Generally the word stress in English words are predictable in the sense that there is a pattern to stress placement. The rules are related to parts of speech of the words (nouns, verbs, adjectives) However there are exceptions to the rules. Stress in Nouns Nouns of 2 syllables are stressed on the 1st- mother, booklet, tower In words with more than 2 syllables, the nature of the vowel of the peak of the various syllables must be considered. The vowel that occupies the penultimate position (next to last) is strong, thus stressed is placed on that syllable potato, relation, horizon, camera, emperor, compliment, apartment, disaster, appendix, custody, reincarnation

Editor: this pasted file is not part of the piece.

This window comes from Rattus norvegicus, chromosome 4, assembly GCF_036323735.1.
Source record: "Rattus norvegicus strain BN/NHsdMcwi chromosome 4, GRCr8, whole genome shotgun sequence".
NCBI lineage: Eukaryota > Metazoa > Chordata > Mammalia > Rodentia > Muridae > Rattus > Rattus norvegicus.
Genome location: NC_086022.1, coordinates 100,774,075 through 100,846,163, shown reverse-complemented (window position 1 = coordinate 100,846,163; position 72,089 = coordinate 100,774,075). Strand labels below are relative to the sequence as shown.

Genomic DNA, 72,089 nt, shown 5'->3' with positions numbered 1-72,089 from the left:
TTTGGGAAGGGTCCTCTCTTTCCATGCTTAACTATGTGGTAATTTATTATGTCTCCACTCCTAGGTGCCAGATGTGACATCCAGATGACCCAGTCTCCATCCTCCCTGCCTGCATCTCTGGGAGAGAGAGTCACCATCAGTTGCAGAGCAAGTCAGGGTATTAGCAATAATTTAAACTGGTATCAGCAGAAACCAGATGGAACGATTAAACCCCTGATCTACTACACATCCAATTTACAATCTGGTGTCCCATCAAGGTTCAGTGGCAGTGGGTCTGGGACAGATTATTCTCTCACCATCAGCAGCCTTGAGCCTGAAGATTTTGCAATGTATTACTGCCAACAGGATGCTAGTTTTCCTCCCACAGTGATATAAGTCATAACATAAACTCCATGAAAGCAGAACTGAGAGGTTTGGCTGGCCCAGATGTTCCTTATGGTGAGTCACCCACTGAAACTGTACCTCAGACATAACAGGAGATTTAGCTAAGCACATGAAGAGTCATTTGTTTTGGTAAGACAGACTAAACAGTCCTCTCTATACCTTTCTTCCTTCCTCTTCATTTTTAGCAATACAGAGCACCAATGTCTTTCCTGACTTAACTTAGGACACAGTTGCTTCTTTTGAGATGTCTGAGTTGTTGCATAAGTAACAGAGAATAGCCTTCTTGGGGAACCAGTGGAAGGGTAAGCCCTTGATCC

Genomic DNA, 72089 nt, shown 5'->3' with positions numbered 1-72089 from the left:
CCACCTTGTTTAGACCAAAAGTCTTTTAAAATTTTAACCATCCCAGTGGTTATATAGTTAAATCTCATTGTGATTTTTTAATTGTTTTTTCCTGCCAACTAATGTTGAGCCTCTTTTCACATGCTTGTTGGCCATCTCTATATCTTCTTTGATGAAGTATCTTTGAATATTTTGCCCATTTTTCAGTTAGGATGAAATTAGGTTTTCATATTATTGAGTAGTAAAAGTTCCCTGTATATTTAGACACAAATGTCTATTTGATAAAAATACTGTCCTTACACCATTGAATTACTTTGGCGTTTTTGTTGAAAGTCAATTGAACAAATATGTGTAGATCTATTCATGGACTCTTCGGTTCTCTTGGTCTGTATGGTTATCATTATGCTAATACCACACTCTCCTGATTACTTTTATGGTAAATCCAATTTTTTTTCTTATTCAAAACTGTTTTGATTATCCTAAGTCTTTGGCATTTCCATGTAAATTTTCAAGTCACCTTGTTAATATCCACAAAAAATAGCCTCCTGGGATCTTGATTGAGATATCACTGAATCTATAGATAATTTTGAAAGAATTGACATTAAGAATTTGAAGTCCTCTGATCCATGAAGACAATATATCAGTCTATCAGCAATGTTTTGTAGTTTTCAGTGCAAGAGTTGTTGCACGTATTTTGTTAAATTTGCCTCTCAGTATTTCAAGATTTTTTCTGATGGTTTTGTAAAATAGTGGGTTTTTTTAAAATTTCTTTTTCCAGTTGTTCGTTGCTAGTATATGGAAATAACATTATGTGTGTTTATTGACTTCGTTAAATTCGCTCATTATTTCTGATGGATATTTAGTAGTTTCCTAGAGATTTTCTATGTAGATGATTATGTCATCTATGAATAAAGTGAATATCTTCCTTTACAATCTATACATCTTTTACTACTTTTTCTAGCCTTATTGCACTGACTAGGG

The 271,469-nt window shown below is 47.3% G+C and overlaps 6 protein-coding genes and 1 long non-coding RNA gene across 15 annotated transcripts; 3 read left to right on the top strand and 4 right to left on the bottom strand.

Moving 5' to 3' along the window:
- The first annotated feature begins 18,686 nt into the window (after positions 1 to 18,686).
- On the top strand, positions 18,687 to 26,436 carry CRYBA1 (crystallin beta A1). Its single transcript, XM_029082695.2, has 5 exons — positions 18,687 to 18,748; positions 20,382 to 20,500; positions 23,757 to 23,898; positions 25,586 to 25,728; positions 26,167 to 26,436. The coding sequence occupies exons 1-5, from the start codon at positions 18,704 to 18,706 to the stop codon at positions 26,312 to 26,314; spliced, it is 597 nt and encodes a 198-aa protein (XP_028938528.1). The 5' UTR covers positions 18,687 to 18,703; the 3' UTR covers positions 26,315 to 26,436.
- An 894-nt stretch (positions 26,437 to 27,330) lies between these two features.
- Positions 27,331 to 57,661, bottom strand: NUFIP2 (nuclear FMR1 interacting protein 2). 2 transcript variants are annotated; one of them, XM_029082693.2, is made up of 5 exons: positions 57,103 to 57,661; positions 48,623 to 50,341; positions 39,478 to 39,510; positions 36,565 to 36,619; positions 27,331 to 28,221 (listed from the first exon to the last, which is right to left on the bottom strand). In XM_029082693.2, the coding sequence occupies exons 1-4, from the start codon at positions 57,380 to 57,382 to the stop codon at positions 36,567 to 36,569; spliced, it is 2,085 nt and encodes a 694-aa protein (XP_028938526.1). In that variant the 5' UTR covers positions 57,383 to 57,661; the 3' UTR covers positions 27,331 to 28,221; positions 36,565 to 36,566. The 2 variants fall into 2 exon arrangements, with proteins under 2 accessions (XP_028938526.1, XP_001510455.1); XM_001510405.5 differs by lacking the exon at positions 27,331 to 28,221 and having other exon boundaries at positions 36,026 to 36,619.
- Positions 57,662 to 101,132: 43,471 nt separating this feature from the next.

Stress in Verbs Verbs of two syllables are stressed on the stronger vowel. Open and enter the final syllable contains a [] which is a weak syllable, thus the stress is on the first syllable e.g. enter, open. In words like apply, arrive and pronounce, the stress falls on the final strong syllable apply, arrive, pronounce In verbs with more that 2 syllables, in general the strong initial syllable may receive the primary stress e.g. exercise, exacerbate However, if the final syllable is weak, the stress may be placed on the penultimate (before the final) or the antepenultimate (2 syllables before the final syllable) interrogate, interpret, calibrate, compliment